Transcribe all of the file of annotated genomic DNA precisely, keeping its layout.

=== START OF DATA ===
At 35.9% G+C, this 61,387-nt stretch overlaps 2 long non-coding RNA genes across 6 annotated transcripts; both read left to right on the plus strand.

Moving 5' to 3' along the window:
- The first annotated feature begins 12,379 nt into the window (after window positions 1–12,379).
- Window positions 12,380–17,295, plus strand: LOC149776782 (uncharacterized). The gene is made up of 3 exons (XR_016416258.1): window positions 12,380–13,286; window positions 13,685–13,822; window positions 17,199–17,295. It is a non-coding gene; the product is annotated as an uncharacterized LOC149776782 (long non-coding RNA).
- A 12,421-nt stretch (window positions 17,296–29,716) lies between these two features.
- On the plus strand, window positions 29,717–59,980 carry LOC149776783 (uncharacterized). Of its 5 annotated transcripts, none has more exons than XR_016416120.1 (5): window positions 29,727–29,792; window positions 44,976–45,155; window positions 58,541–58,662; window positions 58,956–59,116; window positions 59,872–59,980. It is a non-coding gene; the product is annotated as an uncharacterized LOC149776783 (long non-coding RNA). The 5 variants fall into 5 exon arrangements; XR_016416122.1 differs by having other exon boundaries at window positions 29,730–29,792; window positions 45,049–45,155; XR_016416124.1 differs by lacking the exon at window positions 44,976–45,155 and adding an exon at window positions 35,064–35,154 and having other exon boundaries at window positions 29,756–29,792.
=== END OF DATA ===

At 35.9% G+C, this 61,387-nt stretch overlaps 2 long non-coding RNA genes across 6 annotated transcripts; both read left to right on the plus strand.

Moving 5' to 3' along the window:
- The first annotated feature begins 12,379 nt into the window (after window positions 1–12,379).
- Window positions 12,380–17,295, plus strand: LOC149776782 (uncharacterized). The gene is made up of 3 exons (XR_016416258.1): window positions 12,380–13,286; window positions 13,685–13,822; window positions 17,199–17,295. It is a non-coding gene; the product is annotated as an uncharacterized LOC149776782 (long non-coding RNA).
- A 12,421-nt stretch (window positions 17,296–29,716) lies between these two features.
- On the plus strand, window positions 29,717–59,980 carry LOC149776783 (uncharacterized). Of its 5 annotated transcripts, none has more exons than XR_016416120.1 (5): window positions 29,727–29,792; window positions 44,976–45,155; window positions 58,541–58,662; window positions 58,956–59,116; window positions 59,872–59,980. It is a non-coding gene; the product is annotated as an uncharacterized LOC149776783 (long non-coding RNA). The 5 variants fall into 5 exon arrangements; XR_016416122.1 differs by having other exon boundaries at window positions 29,730–29,792; window positions 45,049–45,155; XR_016416124.1 differs by lacking the exon at window positions 44,976–45,155 and adding an exon at window positions 35,064–35,154 and having other exon boundaries at window positions 29,756–29,792.